The fellowship acknowledges his research on circadian rhythms, including the effects of blue light on sleep cycles and the implications of circadian misalignment on metabolism and inflammation.

Summary: Satchidananda Panda, PhD, from the Salk Institute, has been named a 2023 AAAS Fellow for his contributions to circadian biology. His work reveals how light exposure, especially blue light, affects the body’s circadian rhythms, impacting sleep, mood, and alertness. His research into time-restricted eating shows that confining eating to eight to 12 hours can significantly improve health. Additionally, his findings suggest that misaligned circadian rhythms increase inflammation, which could influence disease treatments. This recognition highlights Panda’s role in advancing the understanding of circadian rhythms’ impact on health.

Key Takeaways:

  • Satchidananda Panda, a professor at the Salk Institute, has been named a 2023 Fellow of the American Association for the Advancement of Science for his contributions to the field of circadian biology, which focus on how daily light exposure impacts the body’s internal clock and overall health.
  • Panda’s research in circadian biology has advanced understanding of how light sensors in the eyes measure ambient light levels to regulate the body’s sleep and wake times. His findings support a lighting revolution to reduce exposure to blue light at night, which can improve mood, alertness, and overall sleep quality.
  • Panda’s studies have shown that mice with dysregulated circadian rhythms exhibit higher levels of inflammation compared to those with normal rhythms. This suggests that the genes and molecules involved in circadian regulation could be potential targets for treating conditions linked to inflammation, such as cancer.

Salk Institute Professor Satchidananda Panda, PhD, has been named a 2023 Fellow of the American Association for the Advancement of Science (AAAS) for his work in circadian biology. 

Panda is among 502 new AAAS Fellows spanning 24 scientific disciplines who were nominated by their peers for their efforts to advance science. The election recognizes his contributions to the field of chronobiology, particularly for applications to obesity and human health. 

“The Salk community congratulates Satchin on his well-deserved election as an AAAS Fellow,” says Salk President Gerald Joyce in a release. “His pioneering work in circadian biology has illuminated the intricacies of our body’s internal clock and opened new avenues for understanding human health and preventing and managing chronic diseases. We are delighted to celebrate this prestigious recognition with him.”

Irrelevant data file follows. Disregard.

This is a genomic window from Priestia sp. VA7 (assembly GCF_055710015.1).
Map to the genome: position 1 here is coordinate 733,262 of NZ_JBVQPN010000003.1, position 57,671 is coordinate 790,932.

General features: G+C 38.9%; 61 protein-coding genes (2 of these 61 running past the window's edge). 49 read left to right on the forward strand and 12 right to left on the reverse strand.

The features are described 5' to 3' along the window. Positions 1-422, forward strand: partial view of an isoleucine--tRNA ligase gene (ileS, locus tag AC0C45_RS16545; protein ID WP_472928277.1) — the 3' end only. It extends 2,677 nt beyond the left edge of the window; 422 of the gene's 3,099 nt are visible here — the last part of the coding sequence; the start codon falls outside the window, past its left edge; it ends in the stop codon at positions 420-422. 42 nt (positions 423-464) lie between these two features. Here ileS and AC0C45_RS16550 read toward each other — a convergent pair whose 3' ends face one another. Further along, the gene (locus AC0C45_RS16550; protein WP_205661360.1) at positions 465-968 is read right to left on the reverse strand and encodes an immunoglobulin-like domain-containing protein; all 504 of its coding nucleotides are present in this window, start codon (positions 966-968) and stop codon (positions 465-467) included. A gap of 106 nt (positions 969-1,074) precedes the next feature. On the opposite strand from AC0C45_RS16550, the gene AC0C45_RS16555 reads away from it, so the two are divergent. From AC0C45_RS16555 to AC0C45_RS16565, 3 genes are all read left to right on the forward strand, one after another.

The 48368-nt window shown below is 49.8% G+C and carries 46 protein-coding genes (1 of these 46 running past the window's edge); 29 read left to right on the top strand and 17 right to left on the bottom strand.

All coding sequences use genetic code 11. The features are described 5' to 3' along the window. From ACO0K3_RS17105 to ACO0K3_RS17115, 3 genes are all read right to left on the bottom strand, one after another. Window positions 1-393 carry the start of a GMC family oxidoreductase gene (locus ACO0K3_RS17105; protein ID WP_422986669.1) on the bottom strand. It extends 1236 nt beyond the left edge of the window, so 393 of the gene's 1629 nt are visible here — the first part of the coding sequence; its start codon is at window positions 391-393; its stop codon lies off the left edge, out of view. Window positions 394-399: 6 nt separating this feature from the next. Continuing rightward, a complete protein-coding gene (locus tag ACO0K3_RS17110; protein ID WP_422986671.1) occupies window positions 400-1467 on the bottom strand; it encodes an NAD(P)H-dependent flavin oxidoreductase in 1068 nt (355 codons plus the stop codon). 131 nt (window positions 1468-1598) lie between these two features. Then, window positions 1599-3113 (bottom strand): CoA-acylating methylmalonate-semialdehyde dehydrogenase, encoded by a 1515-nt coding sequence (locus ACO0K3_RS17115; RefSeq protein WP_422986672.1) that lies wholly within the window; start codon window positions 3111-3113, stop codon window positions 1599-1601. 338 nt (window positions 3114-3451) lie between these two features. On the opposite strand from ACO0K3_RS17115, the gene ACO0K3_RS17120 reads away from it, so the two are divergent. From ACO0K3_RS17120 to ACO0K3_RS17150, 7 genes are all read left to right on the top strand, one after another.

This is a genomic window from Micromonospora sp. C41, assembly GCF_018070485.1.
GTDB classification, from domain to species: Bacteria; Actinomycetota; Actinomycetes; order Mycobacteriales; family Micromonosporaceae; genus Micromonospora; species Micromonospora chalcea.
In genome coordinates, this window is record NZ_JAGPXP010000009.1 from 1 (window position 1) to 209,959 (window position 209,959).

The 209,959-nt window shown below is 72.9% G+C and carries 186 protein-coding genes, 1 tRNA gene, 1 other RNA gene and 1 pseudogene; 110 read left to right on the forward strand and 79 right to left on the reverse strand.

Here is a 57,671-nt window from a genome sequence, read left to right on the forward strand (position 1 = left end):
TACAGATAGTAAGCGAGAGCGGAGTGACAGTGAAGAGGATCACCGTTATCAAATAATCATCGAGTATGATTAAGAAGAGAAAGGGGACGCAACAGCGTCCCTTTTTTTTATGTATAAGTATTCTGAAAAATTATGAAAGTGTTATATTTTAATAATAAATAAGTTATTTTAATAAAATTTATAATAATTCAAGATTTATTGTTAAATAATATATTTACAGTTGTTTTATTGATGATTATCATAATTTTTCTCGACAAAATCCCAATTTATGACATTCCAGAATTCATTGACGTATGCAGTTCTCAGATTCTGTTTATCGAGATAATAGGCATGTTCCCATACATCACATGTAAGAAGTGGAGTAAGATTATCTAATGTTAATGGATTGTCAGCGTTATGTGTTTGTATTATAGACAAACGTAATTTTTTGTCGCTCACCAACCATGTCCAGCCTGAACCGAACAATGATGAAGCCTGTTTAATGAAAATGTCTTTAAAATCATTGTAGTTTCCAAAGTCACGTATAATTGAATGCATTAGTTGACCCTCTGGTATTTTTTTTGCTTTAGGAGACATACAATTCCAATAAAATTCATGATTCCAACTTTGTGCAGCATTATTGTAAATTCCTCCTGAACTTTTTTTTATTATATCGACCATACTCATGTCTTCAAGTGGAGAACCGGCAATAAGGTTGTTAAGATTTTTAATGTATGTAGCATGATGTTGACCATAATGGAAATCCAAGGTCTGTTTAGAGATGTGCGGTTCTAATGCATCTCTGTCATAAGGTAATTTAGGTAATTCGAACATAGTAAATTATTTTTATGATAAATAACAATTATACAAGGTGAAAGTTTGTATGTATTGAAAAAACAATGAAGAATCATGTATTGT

Panda is a professor in the regulatory biology laboratory and holder of the Rita and Richard Atkinson Chair at Salk. He is consistently named among the best and most highly cited researchers in the world by Clarivate. His research explores the genes, molecules, and cells that keep the whole body on the same circadian clock and how they are linked to health and disease. 

Advancements in Light Exposure and Health

He has made significant advancements in understanding how light sensors in the eyes measure ambient light levels to regulate the body’s sleep and wake times. These discoveries have fueled a new lighting revolution to reduce blue light exposure at night to improve mood, alertness, and sleep.

Exploring Time-Restricted Eating

In further exploring these daily cycles in the body, his lab’s work has extended into the field of time-restricted eating and its impact on metabolism and immunity. Panda found that mice that eat within a set amount of time (eight to 12 hours) were slimmer and healthier than those who ate the same number of calories in a larger window of time, showing that when one eats may be as important as what one eats. 

Subsequent studies have explored whether these benefits of time-restricted eating hold true in humans, with pilot studies suggesting it could have profound impacts on treating high cholesterol, heart disease, diabetes, and obesity. A recent clinical trial in firefighters also showed promising results for improving cardiovascular health in shift workers

Circadian Rhythms Linked to Inflammation

Mice with dysregulated circadian rhythms also had higher levels of inflammation in their bodies than other mice, suggesting that genes and molecules involved in the circadian clock could be potential drug targets for conditions linked to inflammation, such as cancer. Panda’s lab continues to explore the ways that circadian regulation can be used to prevent and better manage these diseases and, in turn, promote healthy aging and extended life spans.